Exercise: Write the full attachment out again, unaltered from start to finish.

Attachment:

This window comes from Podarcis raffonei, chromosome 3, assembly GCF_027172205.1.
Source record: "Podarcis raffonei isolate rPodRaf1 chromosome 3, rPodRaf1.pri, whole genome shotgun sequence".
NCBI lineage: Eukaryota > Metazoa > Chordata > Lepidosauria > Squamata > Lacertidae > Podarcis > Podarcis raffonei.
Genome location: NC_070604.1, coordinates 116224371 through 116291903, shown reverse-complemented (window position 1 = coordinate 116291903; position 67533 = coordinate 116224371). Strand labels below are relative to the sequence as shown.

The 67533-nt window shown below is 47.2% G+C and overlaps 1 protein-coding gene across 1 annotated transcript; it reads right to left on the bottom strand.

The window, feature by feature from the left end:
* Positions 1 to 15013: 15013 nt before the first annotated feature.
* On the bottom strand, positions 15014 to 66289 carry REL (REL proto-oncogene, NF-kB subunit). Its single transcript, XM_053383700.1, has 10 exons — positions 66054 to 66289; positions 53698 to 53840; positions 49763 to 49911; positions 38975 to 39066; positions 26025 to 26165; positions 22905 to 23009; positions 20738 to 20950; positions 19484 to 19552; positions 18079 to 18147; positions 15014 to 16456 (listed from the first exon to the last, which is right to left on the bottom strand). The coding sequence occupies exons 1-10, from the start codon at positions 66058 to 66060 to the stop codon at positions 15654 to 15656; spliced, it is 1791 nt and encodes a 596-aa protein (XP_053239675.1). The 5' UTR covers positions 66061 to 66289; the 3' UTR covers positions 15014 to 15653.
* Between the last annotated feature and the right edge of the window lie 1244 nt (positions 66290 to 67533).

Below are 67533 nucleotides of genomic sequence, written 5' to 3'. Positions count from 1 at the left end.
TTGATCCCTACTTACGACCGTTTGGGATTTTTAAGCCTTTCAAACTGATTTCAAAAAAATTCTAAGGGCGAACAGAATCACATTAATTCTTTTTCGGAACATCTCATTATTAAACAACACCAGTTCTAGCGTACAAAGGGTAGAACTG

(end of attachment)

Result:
This window comes from Podarcis raffonei, chromosome 3, assembly GCF_027172205.1.
Source record: "Podarcis raffonei isolate rPodRaf1 chromosome 3, rPodRaf1.pri, whole genome shotgun sequence".
NCBI lineage: Eukaryota > Metazoa > Chordata > Lepidosauria > Squamata > Lacertidae > Podarcis > Podarcis raffonei.
Genome location: NC_070604.1, coordinates 116224371 through 116291903, shown reverse-complemented (window position 1 = coordinate 116291903; position 67533 = coordinate 116224371). Strand labels below are relative to the sequence as shown.

The 67533-nt window shown below is 47.2% G+C and overlaps 1 protein-coding gene across 1 annotated transcript; it reads right to left on the bottom strand.

The window, feature by feature from the left end:
* Positions 1 to 15013: 15013 nt before the first annotated feature.
* On the bottom strand, positions 15014 to 66289 carry REL (REL proto-oncogene, NF-kB subunit). Its single transcript, XM_053383700.1, has 10 exons — positions 66054 to 66289; positions 53698 to 53840; positions 49763 to 49911; positions 38975 to 39066; positions 26025 to 26165; positions 22905 to 23009; positions 20738 to 20950; positions 19484 to 19552; positions 18079 to 18147; positions 15014 to 16456 (listed from the first exon to the last, which is right to left on the bottom strand). The coding sequence occupies exons 1-10, from the start codon at positions 66058 to 66060 to the stop codon at positions 15654 to 15656; spliced, it is 1791 nt and encodes a 596-aa protein (XP_053239675.1). The 5' UTR covers positions 66061 to 66289; the 3' UTR covers positions 15014 to 15653.
* Between the last annotated feature and the right edge of the window lie 1244 nt (positions 66290 to 67533).

Below are 67533 nucleotides of genomic sequence, written 5' to 3'. Positions count from 1 at the left end.
TTGATCCCTACTTACGACCGTTTGGGATTTTTAAGCCTTTCAAACTGATTTCAAAAAAATTCTAAGGGCGAACAGAATCACATTAATTCTTTTTCGGAACATCTCATTATTAAACAACACCAGTTCTAGCGTACAAAGGGTAGAACTG